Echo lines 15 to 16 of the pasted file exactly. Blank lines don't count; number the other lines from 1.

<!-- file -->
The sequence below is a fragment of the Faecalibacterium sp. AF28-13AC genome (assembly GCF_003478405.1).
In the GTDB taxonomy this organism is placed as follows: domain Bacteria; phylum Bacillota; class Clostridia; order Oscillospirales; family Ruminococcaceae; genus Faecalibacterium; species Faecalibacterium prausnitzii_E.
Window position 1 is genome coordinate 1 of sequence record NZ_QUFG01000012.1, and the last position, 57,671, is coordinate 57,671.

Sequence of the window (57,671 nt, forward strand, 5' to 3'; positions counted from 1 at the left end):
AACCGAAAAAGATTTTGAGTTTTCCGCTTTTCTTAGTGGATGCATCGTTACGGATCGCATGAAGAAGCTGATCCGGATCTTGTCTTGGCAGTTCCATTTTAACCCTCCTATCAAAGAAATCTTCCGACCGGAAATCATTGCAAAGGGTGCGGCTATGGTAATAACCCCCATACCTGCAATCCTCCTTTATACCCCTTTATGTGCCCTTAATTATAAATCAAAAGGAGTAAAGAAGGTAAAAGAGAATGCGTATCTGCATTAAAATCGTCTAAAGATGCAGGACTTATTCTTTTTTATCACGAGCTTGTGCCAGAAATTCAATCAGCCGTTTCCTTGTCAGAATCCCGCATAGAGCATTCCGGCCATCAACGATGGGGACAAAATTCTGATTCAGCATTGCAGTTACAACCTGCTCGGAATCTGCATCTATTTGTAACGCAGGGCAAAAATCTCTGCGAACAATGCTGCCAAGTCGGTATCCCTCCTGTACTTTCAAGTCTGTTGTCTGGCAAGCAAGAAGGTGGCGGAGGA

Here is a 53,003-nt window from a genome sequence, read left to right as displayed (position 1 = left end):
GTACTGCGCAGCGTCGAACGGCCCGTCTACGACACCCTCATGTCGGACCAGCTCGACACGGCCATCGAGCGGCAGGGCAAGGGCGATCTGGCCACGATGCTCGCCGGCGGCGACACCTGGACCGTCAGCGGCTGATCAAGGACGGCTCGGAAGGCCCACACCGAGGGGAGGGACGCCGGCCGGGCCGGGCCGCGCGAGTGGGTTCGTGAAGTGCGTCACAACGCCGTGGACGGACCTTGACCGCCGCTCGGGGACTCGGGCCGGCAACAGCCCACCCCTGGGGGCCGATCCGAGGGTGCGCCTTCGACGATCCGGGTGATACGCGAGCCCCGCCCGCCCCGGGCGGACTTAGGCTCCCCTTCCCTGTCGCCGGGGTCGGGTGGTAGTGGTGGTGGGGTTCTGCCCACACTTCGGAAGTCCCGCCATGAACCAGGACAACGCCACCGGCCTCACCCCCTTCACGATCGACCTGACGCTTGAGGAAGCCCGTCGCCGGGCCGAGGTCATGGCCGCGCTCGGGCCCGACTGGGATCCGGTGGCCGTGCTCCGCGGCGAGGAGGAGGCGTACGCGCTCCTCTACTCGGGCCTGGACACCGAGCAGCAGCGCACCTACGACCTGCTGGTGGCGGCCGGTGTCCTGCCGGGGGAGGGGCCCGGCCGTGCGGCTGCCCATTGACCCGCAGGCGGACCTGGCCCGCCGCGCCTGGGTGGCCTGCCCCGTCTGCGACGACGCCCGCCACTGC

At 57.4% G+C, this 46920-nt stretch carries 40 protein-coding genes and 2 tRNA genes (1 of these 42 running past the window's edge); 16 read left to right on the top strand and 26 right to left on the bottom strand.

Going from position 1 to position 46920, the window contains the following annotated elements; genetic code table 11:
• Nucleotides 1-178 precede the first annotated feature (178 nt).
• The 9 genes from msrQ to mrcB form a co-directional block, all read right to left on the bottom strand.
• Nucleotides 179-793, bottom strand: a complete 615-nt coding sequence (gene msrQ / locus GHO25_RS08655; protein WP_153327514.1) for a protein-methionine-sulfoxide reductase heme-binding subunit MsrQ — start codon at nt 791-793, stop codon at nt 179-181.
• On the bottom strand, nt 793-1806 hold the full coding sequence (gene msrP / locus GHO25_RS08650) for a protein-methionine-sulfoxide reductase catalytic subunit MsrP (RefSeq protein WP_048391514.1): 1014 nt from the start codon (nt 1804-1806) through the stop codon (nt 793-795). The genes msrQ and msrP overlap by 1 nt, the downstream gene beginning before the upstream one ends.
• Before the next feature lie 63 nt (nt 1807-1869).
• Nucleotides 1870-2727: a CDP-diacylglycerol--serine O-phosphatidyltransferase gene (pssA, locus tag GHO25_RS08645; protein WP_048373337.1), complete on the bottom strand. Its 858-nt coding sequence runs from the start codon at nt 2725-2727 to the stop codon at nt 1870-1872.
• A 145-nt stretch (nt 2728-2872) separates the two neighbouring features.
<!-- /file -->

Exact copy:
• Nucleotides 1870-2727: a CDP-diacylglycerol--serine O-phosphatidyltransferase gene (pssA, locus tag GHO25_RS08645; protein WP_048373337.1), complete on the bottom strand. Its 858-nt coding sequence runs from the start codon at nt 2725-2727 to the stop codon at nt 1870-1872.
• A 145-nt stretch (nt 2728-2872) separates the two neighbouring features.